Sometimes, things pile up. A messy desk with layers of paper strewn across it A pile of books waiting to be re-shelved An inbox left unprocessed for a couple days (or weeks) That one counter where the random bits of life’s non-urgent action items collect: a shirt needing a button, a child’s toy requiring superglue […]
We like to talk about pendulum swings in education, but of all of them I’ve seen in my career, none rivals the motion of my internal pendulum during the final months of this 2019-2020 school year. Just as I think I’m getting the hang of the external and internal work of this emergency remote teaching […]
Below are two lesson anchor charts from a pair of elementary classrooms. In one classroom, the students are having a lesson on finding the main idea. In the other, they are listening to the teacher read the myth of Daedalus and Icarus. Here are my questions. Knowing that we lack all kinds of context, answer […]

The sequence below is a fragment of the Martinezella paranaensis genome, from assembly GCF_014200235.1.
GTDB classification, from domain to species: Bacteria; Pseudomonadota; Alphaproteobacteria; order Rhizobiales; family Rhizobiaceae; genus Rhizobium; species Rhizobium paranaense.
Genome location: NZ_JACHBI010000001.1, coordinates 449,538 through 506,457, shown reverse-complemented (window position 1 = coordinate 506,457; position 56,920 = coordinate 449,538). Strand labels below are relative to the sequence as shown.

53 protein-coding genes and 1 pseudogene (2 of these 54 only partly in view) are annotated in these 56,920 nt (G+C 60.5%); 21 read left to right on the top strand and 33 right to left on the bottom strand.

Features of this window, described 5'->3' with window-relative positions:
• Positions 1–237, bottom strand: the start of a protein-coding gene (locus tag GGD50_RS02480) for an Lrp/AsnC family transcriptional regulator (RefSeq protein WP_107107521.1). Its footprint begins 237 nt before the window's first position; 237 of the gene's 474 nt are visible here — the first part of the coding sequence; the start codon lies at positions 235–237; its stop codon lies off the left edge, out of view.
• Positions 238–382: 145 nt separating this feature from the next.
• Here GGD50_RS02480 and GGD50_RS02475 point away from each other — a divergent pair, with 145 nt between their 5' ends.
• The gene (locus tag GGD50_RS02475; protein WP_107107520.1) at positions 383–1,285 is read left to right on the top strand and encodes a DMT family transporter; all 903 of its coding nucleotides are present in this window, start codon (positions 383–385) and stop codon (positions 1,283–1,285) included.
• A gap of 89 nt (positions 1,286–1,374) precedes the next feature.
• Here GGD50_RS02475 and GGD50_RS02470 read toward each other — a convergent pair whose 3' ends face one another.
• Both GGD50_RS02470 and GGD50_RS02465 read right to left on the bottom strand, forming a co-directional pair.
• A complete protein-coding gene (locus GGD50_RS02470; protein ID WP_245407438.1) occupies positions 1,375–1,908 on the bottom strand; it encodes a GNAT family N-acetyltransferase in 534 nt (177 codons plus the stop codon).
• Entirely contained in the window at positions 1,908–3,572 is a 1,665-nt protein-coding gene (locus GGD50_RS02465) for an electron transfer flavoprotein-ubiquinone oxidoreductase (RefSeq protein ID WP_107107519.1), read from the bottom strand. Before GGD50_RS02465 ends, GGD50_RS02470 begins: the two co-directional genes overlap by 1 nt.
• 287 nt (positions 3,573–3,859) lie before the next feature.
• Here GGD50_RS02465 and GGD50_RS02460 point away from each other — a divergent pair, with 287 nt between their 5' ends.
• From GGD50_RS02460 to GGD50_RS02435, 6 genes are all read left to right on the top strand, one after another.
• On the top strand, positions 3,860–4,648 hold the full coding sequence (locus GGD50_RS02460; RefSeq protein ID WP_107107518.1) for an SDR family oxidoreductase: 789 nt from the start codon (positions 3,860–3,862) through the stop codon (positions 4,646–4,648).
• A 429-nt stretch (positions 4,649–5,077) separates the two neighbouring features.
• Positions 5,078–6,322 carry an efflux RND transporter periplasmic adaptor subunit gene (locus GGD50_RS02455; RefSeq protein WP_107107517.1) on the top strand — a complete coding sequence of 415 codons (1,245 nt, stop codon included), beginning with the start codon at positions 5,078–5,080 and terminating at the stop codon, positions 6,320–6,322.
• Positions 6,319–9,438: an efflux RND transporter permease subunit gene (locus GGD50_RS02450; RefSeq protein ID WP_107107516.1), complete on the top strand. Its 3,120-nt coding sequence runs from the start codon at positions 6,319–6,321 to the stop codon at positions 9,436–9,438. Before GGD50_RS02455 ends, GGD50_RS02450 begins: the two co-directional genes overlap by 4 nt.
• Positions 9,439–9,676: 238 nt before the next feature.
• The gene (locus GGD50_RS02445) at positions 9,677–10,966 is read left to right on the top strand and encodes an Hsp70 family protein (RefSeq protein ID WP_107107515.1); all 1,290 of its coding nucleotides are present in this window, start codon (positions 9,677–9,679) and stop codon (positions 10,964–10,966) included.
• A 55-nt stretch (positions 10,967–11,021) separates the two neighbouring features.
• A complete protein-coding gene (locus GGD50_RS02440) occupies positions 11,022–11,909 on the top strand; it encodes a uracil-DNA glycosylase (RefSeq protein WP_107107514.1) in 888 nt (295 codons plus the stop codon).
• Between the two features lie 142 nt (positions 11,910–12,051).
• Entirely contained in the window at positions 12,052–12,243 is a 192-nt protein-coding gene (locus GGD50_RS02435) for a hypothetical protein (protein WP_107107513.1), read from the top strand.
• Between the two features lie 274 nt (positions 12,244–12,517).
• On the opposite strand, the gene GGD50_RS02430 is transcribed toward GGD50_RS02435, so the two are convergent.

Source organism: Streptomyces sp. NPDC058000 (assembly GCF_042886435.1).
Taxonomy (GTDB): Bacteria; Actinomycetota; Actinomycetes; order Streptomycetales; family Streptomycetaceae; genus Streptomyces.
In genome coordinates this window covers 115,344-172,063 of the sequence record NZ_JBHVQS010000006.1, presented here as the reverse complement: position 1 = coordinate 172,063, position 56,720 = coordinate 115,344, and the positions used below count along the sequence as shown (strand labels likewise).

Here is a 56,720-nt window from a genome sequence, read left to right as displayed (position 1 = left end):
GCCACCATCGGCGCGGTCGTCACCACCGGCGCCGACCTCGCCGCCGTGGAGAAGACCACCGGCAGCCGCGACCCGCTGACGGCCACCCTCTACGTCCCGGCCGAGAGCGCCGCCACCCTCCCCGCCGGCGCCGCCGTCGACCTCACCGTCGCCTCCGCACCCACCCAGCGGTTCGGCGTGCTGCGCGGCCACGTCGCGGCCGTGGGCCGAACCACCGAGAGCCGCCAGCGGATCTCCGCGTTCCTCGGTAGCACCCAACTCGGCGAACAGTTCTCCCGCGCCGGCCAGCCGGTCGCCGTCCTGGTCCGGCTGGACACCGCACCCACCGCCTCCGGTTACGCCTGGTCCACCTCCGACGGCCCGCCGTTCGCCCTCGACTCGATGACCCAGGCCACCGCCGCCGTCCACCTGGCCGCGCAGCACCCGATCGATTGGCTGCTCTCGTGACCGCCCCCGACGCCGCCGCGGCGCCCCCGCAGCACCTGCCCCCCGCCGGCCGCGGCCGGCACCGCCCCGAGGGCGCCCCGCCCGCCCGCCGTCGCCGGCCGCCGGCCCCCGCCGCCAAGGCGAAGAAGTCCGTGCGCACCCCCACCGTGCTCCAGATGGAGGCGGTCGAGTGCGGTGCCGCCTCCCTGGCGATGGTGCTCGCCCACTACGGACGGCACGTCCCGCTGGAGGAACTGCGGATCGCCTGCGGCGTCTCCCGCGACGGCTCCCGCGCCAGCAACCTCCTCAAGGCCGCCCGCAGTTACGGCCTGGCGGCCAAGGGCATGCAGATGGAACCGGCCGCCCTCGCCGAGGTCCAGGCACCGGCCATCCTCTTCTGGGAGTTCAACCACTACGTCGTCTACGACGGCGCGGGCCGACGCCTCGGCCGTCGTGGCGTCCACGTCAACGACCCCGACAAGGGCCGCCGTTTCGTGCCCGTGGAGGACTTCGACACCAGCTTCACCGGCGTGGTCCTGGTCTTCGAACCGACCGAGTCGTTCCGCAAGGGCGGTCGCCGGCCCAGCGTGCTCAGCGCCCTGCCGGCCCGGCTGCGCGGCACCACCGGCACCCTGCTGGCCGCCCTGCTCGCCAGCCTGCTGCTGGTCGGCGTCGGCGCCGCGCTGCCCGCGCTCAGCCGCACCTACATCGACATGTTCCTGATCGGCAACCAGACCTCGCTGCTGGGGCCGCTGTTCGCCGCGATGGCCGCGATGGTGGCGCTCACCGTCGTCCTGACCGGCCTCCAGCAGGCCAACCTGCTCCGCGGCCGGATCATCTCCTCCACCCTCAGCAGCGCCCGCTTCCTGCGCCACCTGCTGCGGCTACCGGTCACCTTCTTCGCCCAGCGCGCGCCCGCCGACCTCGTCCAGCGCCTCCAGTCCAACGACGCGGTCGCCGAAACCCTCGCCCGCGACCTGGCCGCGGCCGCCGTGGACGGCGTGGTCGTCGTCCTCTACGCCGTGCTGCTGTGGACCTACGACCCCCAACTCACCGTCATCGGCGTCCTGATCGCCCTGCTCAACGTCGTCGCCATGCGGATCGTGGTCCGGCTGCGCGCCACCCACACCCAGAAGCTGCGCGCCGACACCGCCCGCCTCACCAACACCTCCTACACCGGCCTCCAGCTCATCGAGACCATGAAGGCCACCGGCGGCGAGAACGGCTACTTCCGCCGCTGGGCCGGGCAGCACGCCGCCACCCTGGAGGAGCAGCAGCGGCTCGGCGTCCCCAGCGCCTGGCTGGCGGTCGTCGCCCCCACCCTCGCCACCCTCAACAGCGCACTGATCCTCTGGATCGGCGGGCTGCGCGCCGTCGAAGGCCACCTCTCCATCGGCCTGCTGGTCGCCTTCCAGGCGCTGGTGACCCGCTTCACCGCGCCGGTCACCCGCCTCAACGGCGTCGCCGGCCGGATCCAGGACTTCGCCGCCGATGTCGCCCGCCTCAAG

When I speak or write or teach about motivation, I focus on what classroom teachers like me can control. This is a basic assumption of my work: I’m better off working at what I can affect than I am fixating on matters I don’t control. And after all, the research is clear: student motivation is […]
A week or so ago, I was having a conversation with Lynsay Fabio, the main author on our Classroom Management Course. If you’re unfamiliar with it, the CMC is (we think) the straightest, quickest path to understanding and practicing the fundamentals of managing student behavior. And one of the reasons we’re confident in its quality […]